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  1. Ozone Levels Bounce Back, Showing First Increase In 35 Years

    NASA says that a ban on CFCs enacted in the 1980s has contributed to a 4 percent rebound since 2000 in atmospheric ozone in mid-northern latitudes.
    News · NPR Story
  2. UNESCO Director Concerned About New School Year In Iraq

    Irina Bokova, director-general of UNESCO in Paris, calls for international help to protect Iraq's schoolchildren as they return to school.
    News · NPR Story
  3. Best of 2013 Colorado VIPs: Sarah Slater of Titwrench Fest

    OpenAir · Page
  4. Review: 'Ices,' Lia Ices

    Singer-songwriter Lia Ices’ third effort a blend of international musical influences and electronica courtesy of guest producer Clams Casino. Its ten songs succeed as cohesive pop units without feeling heavy-handed.
    OpenAir · Story
  5. SeaWorld Hopes New Orca Habitats Will Stem A Tide Of Criticism

    The theme park says a 2013 documentary critical of its captive orca attraction has hurt its bottom line. Now, it's pushing back with a social media campaign and plans for new habitats for its whales.
    News · NPR Story
  6. Susan Rice: Islamic State Fight Will Not Be 'Iraq War Redux'

    In an interview with NPR, Rice said the U.S. will not be drawn into a ground war in Iraq and Syria, even if local forces are insufficient at containing the Sunni militants.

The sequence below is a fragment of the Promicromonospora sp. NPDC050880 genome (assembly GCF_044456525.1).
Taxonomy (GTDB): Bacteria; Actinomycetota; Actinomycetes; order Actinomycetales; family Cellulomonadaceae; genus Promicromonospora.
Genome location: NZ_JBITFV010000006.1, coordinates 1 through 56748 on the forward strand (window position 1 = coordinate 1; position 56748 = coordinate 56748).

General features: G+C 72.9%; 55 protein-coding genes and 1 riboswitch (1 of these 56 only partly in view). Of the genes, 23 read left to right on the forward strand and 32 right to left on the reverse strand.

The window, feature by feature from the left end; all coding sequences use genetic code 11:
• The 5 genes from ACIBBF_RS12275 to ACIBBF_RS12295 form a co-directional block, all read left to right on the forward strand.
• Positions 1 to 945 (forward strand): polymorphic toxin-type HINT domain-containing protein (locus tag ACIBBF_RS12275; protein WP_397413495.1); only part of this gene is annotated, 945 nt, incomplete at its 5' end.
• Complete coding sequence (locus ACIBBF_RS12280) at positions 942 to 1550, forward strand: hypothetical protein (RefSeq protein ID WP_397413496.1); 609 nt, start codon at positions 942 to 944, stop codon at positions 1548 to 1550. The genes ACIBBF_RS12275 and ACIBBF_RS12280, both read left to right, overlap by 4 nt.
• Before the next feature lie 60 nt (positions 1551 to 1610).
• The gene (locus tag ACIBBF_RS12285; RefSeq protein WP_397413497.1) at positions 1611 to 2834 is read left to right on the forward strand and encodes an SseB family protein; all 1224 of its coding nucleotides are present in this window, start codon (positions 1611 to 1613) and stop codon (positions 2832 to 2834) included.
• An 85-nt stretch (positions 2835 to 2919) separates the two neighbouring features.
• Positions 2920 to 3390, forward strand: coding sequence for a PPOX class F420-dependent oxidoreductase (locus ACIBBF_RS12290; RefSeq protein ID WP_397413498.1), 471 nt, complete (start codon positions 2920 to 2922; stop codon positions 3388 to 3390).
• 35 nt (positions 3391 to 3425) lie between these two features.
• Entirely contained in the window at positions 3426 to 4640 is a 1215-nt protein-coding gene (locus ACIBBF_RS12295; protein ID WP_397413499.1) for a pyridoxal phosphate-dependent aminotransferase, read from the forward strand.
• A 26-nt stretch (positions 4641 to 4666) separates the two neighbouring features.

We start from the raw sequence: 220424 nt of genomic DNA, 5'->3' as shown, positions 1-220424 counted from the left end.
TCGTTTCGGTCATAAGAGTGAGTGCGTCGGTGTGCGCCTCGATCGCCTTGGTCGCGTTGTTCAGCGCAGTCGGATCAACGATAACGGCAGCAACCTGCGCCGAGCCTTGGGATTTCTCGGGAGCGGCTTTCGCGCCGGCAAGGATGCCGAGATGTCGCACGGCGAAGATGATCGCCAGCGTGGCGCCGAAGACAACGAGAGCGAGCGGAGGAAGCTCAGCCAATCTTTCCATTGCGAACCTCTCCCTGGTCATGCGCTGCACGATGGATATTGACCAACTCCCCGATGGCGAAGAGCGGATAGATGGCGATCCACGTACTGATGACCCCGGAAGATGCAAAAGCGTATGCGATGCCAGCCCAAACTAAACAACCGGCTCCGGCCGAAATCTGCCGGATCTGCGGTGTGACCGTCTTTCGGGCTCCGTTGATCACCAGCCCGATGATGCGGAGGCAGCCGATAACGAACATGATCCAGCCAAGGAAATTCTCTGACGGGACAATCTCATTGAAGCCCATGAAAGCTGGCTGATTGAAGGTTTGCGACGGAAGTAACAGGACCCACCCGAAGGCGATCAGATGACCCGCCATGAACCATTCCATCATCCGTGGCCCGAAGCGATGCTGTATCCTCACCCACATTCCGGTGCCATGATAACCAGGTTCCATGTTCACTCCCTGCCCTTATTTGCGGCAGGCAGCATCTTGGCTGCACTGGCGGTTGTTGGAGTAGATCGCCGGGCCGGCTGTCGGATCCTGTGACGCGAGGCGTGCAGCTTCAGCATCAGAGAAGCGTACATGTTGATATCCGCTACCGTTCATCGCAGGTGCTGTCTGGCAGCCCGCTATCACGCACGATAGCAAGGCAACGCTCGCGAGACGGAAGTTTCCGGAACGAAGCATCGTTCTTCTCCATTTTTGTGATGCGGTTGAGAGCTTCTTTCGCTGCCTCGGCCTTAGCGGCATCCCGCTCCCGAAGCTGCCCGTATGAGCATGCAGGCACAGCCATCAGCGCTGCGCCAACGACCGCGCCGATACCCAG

News · NPR Story
  7. Islamic State Seizes Villages; Australia Says It Foiled Beheading Plot

    The Islamist rebels also known as ISIS or ISIL reportedly captured 16 Kurdish villages in northern Syria in a major push for territory. The move has prompted fears of a massacre of civilians.
    News · NPR Story
  8. Five Questions: Sounds of Lyons founder, director Mintze Wu

    The classical musician chats with CPR about hosting a chamber music festival in a town heavy with folk music influences.
    News · Story
  9. Europe's Family Tree Gets A New Branch

    Genetic evidence from ancient humans and modern people suggests that travelers from northern Eurasia moved south several thousand years ago. They stuck around to have kids with early European farmers.
    News · NPR Story
  10. Why Colorado's Africans are a rising political force

    Africans make up Colorado's second-largest immigrant group, but until recently, they haven't played much of a role in the state's political life. That's changing now.
    News · Story